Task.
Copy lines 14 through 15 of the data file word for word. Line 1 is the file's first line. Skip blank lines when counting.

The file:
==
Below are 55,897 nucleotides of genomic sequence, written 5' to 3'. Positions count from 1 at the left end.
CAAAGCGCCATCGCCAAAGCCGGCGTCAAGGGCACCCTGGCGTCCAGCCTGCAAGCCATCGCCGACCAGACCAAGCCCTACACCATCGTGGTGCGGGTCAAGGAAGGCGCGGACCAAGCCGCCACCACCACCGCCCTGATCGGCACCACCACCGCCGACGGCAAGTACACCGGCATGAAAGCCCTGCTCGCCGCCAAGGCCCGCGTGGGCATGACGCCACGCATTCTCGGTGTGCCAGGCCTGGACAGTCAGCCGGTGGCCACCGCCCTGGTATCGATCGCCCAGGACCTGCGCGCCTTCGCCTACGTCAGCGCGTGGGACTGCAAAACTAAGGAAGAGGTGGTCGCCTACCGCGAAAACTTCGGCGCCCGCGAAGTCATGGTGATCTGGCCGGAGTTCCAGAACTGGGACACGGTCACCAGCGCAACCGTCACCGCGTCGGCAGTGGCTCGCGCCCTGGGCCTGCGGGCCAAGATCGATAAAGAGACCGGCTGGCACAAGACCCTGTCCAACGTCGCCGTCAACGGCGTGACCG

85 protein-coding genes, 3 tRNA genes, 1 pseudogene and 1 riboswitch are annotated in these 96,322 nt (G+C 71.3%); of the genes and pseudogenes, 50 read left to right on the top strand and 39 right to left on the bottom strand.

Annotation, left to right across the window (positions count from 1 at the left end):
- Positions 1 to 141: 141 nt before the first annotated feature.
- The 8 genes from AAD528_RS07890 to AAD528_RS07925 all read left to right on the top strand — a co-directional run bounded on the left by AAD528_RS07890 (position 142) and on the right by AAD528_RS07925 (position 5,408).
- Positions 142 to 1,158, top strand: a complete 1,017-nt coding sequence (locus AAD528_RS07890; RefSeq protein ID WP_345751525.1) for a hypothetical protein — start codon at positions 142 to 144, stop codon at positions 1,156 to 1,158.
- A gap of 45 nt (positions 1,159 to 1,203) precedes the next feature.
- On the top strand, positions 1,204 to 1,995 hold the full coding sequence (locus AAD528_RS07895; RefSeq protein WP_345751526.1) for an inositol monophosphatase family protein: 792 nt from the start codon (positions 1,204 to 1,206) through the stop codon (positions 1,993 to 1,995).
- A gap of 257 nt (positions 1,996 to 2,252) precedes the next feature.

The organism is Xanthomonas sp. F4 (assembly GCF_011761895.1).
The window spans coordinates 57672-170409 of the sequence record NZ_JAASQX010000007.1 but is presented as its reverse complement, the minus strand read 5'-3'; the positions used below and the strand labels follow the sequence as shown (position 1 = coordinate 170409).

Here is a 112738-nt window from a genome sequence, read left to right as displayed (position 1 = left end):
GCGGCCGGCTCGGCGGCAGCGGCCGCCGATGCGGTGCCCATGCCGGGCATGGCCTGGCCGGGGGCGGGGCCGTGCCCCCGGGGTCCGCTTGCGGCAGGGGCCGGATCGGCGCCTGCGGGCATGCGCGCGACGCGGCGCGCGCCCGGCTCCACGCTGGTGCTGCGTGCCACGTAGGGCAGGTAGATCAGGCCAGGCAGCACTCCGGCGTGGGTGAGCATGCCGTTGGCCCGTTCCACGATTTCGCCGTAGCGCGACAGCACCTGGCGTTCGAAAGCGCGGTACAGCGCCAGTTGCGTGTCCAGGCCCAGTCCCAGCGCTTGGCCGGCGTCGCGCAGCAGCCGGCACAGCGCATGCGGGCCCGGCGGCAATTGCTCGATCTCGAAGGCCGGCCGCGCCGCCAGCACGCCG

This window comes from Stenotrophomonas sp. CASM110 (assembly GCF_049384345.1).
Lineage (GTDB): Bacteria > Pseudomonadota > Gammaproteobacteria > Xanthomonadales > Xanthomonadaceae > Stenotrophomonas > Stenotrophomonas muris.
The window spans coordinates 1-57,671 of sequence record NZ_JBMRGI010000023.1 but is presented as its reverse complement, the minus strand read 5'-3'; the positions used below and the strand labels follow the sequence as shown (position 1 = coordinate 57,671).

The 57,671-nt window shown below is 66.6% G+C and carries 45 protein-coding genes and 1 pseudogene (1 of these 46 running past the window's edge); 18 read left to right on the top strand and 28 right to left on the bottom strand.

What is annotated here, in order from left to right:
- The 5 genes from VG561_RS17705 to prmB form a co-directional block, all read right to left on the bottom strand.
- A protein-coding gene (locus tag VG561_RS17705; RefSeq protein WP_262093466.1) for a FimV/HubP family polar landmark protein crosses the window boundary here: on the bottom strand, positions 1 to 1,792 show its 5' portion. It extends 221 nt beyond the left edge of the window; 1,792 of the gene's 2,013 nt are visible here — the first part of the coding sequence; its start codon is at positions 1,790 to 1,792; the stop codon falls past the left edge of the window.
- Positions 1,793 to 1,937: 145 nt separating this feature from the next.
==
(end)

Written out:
GCGGCCGGCTCGGCGGCAGCGGCCGCCGATGCGGTGCCCATGCCGGGCATGGCCTGGCCGGGGGCGGGGCCGTGCCCCCGGGGTCCGCTTGCGGCAGGGGCCGGATCGGCGCCTGCGGGCATGCGCGCGACGCGGCGCGCGCCCGGCTCCACGCTGGTGCTGCGTGCCACGTAGGGCAGGTAGATCAGGCCAGGCAGCACTCCGGCGTGGGTGAGCATGCCGTTGGCCCGTTCCACGATTTCGCCGTAGCGCGACAGCACCTGGCGTTCGAAAGCGCGGTACAGCGCCAGTTGCGTGTCCAGGCCCAGTCCCAGCGCTTGGCCGGCGTCGCGCAGCAGCCGGCACAGCGCATGCGGGCCCGGCGGCAATTGCTCGATCTCGAAGGCCGGCCGCGCCGCCAGCACGCCG

This window comes from Stenotrophomonas sp. CASM110 (assembly GCF_049384345.1).